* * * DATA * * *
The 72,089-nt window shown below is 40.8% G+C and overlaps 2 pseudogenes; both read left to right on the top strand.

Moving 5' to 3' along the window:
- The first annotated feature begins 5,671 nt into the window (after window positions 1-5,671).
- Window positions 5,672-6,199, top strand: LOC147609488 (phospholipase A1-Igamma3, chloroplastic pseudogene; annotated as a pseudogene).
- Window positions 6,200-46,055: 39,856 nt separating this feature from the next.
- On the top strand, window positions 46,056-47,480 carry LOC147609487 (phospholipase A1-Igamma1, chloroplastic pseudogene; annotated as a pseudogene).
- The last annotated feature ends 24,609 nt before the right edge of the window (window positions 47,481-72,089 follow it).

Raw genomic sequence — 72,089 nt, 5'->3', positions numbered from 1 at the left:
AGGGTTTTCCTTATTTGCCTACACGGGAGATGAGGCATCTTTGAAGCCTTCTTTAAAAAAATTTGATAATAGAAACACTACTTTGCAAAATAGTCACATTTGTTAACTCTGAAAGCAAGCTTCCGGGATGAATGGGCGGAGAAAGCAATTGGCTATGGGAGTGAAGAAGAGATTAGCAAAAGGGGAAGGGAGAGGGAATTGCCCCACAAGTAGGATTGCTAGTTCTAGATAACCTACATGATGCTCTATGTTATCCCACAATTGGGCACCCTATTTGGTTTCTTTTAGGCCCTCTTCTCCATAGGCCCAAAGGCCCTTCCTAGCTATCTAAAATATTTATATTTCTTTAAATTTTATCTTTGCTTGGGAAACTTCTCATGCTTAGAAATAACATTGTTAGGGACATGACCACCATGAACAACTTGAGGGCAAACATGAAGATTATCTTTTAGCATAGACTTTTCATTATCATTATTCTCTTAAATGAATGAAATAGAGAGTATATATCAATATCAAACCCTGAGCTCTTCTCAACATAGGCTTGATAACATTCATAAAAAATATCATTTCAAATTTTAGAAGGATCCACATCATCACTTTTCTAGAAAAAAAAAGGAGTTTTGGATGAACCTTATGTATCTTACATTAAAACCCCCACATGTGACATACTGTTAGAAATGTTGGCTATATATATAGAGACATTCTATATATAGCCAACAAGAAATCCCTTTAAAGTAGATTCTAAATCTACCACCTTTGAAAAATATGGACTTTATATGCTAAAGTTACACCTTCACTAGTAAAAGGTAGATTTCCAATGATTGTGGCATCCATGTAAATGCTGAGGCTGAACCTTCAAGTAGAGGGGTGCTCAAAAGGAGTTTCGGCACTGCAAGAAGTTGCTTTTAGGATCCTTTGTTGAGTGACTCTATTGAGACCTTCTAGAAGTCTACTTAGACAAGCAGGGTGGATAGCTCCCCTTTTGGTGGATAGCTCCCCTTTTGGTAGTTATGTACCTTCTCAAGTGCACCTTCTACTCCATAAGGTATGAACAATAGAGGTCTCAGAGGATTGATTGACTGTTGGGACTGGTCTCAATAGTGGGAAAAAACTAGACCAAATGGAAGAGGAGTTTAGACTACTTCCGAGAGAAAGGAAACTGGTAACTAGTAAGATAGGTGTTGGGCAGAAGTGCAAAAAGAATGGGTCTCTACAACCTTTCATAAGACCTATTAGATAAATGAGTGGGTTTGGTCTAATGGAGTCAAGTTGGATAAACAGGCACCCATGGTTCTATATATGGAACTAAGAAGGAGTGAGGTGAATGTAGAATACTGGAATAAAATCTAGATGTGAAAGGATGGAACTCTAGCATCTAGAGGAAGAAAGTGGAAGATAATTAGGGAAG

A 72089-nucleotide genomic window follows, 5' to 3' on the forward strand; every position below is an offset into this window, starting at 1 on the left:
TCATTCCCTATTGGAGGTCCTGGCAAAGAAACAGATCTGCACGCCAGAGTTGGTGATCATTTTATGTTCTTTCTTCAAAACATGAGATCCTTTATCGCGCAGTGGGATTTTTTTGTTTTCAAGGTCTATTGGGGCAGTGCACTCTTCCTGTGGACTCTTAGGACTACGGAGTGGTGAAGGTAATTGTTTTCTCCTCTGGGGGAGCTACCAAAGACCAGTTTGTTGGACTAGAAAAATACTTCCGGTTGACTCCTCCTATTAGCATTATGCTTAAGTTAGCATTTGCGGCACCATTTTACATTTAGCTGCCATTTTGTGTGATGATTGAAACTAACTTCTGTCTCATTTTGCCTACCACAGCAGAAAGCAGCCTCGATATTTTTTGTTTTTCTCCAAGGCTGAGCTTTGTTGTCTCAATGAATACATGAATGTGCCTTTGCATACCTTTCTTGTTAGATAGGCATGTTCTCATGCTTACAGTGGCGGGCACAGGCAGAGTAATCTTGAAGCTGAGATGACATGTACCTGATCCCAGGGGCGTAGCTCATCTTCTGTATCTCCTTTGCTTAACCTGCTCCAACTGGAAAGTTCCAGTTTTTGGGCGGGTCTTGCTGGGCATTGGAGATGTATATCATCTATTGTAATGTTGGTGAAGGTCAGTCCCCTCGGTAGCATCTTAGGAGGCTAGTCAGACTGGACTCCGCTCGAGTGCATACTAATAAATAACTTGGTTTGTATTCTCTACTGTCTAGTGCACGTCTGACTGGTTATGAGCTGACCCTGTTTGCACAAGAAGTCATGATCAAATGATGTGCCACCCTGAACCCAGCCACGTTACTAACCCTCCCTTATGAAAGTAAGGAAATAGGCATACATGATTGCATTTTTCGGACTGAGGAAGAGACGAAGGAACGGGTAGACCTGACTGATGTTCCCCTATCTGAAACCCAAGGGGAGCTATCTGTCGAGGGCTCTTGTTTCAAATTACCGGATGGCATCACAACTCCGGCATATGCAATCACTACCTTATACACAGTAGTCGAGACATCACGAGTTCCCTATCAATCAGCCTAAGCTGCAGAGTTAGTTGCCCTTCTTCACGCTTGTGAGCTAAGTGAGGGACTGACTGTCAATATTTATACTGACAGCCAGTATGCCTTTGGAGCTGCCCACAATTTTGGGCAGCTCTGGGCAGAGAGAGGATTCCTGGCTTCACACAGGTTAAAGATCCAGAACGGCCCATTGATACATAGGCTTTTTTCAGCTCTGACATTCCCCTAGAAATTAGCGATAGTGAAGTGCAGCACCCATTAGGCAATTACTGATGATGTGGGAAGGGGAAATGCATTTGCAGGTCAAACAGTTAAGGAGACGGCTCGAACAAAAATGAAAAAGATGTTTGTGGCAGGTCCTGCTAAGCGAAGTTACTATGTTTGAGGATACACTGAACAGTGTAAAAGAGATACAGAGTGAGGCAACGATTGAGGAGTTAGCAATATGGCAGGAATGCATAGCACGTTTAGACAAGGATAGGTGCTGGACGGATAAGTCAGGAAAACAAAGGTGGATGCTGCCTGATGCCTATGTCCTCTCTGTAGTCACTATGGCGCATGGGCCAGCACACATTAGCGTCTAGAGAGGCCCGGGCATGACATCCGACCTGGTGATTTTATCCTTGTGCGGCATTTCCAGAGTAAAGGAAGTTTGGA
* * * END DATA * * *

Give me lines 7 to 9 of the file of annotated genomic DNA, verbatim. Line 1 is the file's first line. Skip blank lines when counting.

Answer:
- The last annotated feature ends 24,609 nt before the right edge of the window (window positions 47,481-72,089 follow it).

Raw genomic sequence — 72,089 nt, 5'->3', positions numbered from 1 at the left:
AGGGTTTTCCTTATTTGCCTACACGGGAGATGAGGCATCTTTGAAGCCTTCTTTAAAAAAATTTGATAATAGAAACACTACTTTGCAAAATAGTCACATTTGTTAACTCTGAAAGCAAGCTTCCGGGATGAATGGGCGGAGAAAGCAATTGGCTATGGGAGTGAAGAAGAGATTAGCAAAAGGGGAAGGGAGAGGGAATTGCCCCACAAGTAGGATTGCTAGTTCTAGATAACCTACATGATGCTCTATGTTATCCCACAATTGGGCACCCTATTTGGTTTCTTTTAGGCCCTCTTCTCCATAGGCCCAAAGGCCCTTCCTAGCTATCTAAAATATTTATATTTCTTTAAATTTTATCTTTGCTTGGGAAACTTCTCATGCTTAGAAATAACATTGTTAGGGACATGACCACCATGAACAACTTGAGGGCAAACATGAAGATTATCTTTTAGCATAGACTTTTCATTATCATTATTCTCTTAAATGAATGAAATAGAGAGTATATATCAATATCAAACCCTGAGCTCTTCTCAACATAGGCTTGATAACATTCATAAAAAATATCATTTCAAATTTTAGAAGGATCCACATCATCACTTTTCTAGAAAAAAAAAGGAGTTTTGGATGAACCTTATGTATCTTACATTAAAACCCCCACATGTGACATACTGTTAGAAATGTTGGCTATATATATAGAGACATTCTATATATAGCCAACAAGAAATCCCTTTAAAGTAGATTCTAAATCTACCACCTTTGAAAAATATGGACTTTATATGCTAAAGTTACACCTTCACTAGTAAAAGGTAGATTTCCAATGATTGTGGCATCCATGTAAATGCTGAGGCTGAACCTTCAAGTAGAGGGGTGCTCAAAAGGAGTTTCGGCACTGCAAGAAGTTGCTTTTAGGATCCTTTGTTGAGTGACTCTATTGAGACCTTCTAGAAGTCTACTTAGACAAGCAGGGTGGATAGCTCCCCTTTTGGTGGATAGCTCCCCTTTTGGTAGTTATGTACCTTCTCAAGTGCACCTTCTACTCCATAAGGTATGAACAATAGAGGTCTCAGAGGATTGATTGACTGTTGGGACTGGTCTCAATAGTGGGAAAAAACTAGACCAAATGGAAGAGGAGTTTAGACTACTTCCGAGAGAAAGGAAACTGGTAACTAGTAAGATAGGTGTTGGGCAGAAGTGCAAAAAGAATGGGTCTCTACAACCTTTCATAAGACCTATTAGATAAATGAGTGGGTTTGGTCTAATGGAGTCAAGTTGGATAAACAGGCACCCATGGTTCTATATATGGAACTAAGAAGGAGTGAGGTGAATGTAGAATACTGGAATAAAATCTAGATGTGAAAGGATGGAACTCTAGCATCTAGAGGAAGAAAGTGGAAGATAATTAGGGAAG